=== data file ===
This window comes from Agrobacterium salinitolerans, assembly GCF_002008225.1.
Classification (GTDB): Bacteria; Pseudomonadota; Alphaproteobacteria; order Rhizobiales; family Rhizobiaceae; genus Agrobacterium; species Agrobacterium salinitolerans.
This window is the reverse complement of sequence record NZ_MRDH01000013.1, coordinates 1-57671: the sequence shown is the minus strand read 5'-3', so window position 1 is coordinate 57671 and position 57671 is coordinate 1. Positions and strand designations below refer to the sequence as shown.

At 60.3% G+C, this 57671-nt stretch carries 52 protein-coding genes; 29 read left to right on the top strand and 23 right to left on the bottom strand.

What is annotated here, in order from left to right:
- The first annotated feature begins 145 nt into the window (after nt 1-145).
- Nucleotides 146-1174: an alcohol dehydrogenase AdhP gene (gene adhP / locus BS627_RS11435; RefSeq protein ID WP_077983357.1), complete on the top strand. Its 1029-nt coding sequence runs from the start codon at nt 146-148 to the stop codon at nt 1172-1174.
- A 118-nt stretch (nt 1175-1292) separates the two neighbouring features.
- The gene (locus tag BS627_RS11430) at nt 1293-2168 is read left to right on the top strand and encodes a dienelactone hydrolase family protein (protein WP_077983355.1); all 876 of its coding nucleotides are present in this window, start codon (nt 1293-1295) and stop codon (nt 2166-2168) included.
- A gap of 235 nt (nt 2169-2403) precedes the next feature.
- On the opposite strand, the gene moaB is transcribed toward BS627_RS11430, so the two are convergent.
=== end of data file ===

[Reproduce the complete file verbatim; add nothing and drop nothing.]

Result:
This window comes from Agrobacterium salinitolerans, assembly GCF_002008225.1.
Classification (GTDB): Bacteria; Pseudomonadota; Alphaproteobacteria; order Rhizobiales; family Rhizobiaceae; genus Agrobacterium; species Agrobacterium salinitolerans.
This window is the reverse complement of sequence record NZ_MRDH01000013.1, coordinates 1-57671: the sequence shown is the minus strand read 5'-3', so window position 1 is coordinate 57671 and position 57671 is coordinate 1. Positions and strand designations below refer to the sequence as shown.

At 60.3% G+C, this 57671-nt stretch carries 52 protein-coding genes; 29 read left to right on the top strand and 23 right to left on the bottom strand.

What is annotated here, in order from left to right:
- The first annotated feature begins 145 nt into the window (after nt 1-145).
- Nucleotides 146-1174: an alcohol dehydrogenase AdhP gene (gene adhP / locus BS627_RS11435; RefSeq protein ID WP_077983357.1), complete on the top strand. Its 1029-nt coding sequence runs from the start codon at nt 146-148 to the stop codon at nt 1172-1174.
- A 118-nt stretch (nt 1175-1292) separates the two neighbouring features.
- The gene (locus tag BS627_RS11430) at nt 1293-2168 is read left to right on the top strand and encodes a dienelactone hydrolase family protein (protein WP_077983355.1); all 876 of its coding nucleotides are present in this window, start codon (nt 1293-1295) and stop codon (nt 2166-2168) included.
- A gap of 235 nt (nt 2169-2403) precedes the next feature.
- On the opposite strand, the gene moaB is transcribed toward BS627_RS11430, so the two are convergent.